EFL’s calls to administrators ‘going unanswered’ as they seek Derby response


The English Football League has warned Derby’s future remains in peril as administrators have left phone calls unanswered and failed to provide proof there is funding in place for the remainder of the season.

Administrators Quantuma issued a brief statement on Wednesday morning which said they were “currently considering bids for the club” and hoped to name a preferred bidder “shortly”.

That came after the EFL on Monday requested an “urgent” update after a deadline to provide proof of funding passed last week without any further information.

But Quantuma’s statement on Wednesday did not address that issue and the EFL responded by saying it remains “deeply concerned at the lack of any form of substantial progress” at a club that has been in administration since September.

“Despite requesting an update almost 48 hours ago, there has been no communication from the administrators with correspondence and calls from the EFL going unanswered,” a League statement said.

“As a result, the EFL still has no further information on the preferred bidder status or evidence of funding until the end of the season and has advised the administrators that the lack of progress on these two critical issues, amongst others, is threatening the very future of Derby County Football Club.”

The League said it has again written to the administrators seeking immediate answers after a brief statement earlier on Wednesday provided few.

That statement said: “The joint administrators of Derby County Football Club are currently considering bids for the club, following deadlines set for offers at the end of last week.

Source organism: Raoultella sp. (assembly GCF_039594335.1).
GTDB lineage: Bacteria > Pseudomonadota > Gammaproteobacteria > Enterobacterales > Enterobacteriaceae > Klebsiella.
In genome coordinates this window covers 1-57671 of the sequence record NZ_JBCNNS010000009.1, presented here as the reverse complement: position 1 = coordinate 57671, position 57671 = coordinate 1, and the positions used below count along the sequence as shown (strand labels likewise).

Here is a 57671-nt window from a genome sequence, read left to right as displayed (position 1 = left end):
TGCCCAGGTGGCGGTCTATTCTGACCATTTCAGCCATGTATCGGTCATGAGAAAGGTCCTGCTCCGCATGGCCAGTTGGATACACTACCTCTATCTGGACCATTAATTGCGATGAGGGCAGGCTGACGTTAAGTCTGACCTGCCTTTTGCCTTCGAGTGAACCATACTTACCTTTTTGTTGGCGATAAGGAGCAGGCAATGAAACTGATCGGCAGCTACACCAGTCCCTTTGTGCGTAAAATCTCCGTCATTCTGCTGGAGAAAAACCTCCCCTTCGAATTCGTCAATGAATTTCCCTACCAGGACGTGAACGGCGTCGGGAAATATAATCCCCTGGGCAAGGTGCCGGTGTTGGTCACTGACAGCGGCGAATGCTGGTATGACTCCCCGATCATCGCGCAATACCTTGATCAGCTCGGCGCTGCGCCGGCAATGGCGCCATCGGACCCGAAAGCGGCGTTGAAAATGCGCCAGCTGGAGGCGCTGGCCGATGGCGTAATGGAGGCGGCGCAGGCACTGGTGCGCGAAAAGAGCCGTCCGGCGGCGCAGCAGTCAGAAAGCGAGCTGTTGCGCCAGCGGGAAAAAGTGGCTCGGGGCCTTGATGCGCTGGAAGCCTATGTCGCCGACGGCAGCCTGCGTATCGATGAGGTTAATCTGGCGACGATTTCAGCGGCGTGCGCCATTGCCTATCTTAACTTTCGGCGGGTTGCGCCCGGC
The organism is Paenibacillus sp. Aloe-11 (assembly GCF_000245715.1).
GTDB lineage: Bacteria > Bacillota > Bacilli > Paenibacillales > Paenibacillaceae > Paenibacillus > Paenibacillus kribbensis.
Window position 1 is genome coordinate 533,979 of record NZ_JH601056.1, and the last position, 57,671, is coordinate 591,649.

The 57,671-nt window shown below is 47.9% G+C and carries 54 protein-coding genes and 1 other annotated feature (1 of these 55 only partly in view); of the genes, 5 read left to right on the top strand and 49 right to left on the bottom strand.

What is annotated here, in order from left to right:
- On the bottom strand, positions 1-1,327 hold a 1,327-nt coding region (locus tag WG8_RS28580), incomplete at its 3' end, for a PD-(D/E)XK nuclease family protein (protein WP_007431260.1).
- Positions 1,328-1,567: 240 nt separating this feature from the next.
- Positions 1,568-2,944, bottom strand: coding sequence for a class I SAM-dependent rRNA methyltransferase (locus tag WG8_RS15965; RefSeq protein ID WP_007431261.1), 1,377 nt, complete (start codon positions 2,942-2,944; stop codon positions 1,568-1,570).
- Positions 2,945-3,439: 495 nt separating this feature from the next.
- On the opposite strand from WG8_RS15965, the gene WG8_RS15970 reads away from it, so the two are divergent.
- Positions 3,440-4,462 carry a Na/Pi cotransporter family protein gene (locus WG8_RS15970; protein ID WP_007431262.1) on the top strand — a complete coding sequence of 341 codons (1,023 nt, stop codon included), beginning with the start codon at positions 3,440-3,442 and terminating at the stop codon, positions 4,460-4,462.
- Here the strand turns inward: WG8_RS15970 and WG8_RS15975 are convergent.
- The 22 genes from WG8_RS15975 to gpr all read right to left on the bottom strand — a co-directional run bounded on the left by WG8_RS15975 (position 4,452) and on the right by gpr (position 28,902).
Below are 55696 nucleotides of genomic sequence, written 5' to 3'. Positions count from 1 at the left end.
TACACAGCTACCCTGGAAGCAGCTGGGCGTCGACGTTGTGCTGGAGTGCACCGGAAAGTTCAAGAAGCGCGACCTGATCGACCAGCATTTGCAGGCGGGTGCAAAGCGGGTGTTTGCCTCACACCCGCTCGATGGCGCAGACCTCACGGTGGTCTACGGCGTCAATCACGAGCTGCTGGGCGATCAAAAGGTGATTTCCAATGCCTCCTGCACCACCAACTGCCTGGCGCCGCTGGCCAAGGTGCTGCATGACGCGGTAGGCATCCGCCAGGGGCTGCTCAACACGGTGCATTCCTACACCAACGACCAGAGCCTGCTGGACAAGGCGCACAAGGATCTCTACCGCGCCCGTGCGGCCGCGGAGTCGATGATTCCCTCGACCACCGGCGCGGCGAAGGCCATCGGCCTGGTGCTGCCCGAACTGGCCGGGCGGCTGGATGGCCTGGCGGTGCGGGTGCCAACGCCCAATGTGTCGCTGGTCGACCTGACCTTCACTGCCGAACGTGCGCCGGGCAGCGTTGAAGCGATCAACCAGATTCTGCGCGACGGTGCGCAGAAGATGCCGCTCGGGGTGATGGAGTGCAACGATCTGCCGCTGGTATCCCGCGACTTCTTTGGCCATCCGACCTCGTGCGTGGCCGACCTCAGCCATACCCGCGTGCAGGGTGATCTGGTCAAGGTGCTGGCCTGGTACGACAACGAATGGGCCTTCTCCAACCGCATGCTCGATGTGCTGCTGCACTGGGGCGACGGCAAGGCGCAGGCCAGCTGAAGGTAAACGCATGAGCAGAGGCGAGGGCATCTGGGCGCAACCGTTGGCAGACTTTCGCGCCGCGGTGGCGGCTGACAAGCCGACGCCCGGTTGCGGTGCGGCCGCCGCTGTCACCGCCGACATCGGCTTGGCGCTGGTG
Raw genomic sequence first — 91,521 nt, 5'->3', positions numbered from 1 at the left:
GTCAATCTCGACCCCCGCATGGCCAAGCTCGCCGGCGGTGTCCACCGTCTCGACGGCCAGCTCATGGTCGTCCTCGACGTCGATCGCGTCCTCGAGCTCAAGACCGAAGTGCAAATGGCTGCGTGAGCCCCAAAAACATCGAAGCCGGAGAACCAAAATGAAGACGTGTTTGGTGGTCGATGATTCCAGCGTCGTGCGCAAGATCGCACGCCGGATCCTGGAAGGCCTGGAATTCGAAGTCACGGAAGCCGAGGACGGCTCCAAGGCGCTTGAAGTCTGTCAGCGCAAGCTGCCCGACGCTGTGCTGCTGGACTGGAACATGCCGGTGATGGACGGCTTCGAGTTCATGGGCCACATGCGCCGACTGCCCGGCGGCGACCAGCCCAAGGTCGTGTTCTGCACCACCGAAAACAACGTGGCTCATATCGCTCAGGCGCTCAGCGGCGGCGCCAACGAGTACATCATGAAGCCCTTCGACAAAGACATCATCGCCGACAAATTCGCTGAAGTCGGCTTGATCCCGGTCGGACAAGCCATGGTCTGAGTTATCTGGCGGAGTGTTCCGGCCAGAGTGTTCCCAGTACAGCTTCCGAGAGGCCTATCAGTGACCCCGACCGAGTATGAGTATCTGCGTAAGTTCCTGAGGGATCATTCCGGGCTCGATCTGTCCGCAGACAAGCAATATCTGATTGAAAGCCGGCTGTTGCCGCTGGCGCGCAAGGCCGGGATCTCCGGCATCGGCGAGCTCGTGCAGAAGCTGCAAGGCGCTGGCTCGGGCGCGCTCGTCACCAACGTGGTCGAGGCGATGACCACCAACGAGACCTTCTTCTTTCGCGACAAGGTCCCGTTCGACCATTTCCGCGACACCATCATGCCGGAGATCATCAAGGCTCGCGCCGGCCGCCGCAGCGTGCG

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We hope to be able to name the preferred bidder shortly

Derby administrators Quantuma

“Further requests for clarity from prospective purchasers have been sought and we hope to be able to name the preferred bidder shortly.

“We are aware that everyone connected to the club wants to see its future resolved as soon as possible. Our duty is to ensure we secure the best long-term outcome for Derby County and we are working hard to achieve this objective.”

On January 27, the EFL and the administrators agreed to a four-week extension to the deadline to provide proof of funding.

Fears that Derby, a founder member of the Football League, could be liquidated had receded when it was announced earlier this month that Middlesbrough had reached an agreement with former Rams owner Mel Morris over their legal claim against the club.

Middlesbrough reached an agreement with former Derby owner Mel Morris over their legal claim against the club.

(PA Wire)

The Boro claim, plus a further one from Wycombe, had been cited as obstacles to a takeover. There has been no update from Wycombe or the administrators concerning that claim.

The US-based Binnie family made a formal bid for the club in January, while a consortium put together by General Sports Worldwide is also interested in buying the Rams.

Derby were placed in administration last September by Morris. The club have been deducted 21 points for entering administration and for admitted breaches of EFL financial regulations.

The team are fighting for survival under manager Wayne Rooney and are currently eight points from safety having played a game more than 21st-placed Reading.


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George Holan

George Holan is chief editor at Plainsmen Post and has articles published in many notable publications in the last decade.

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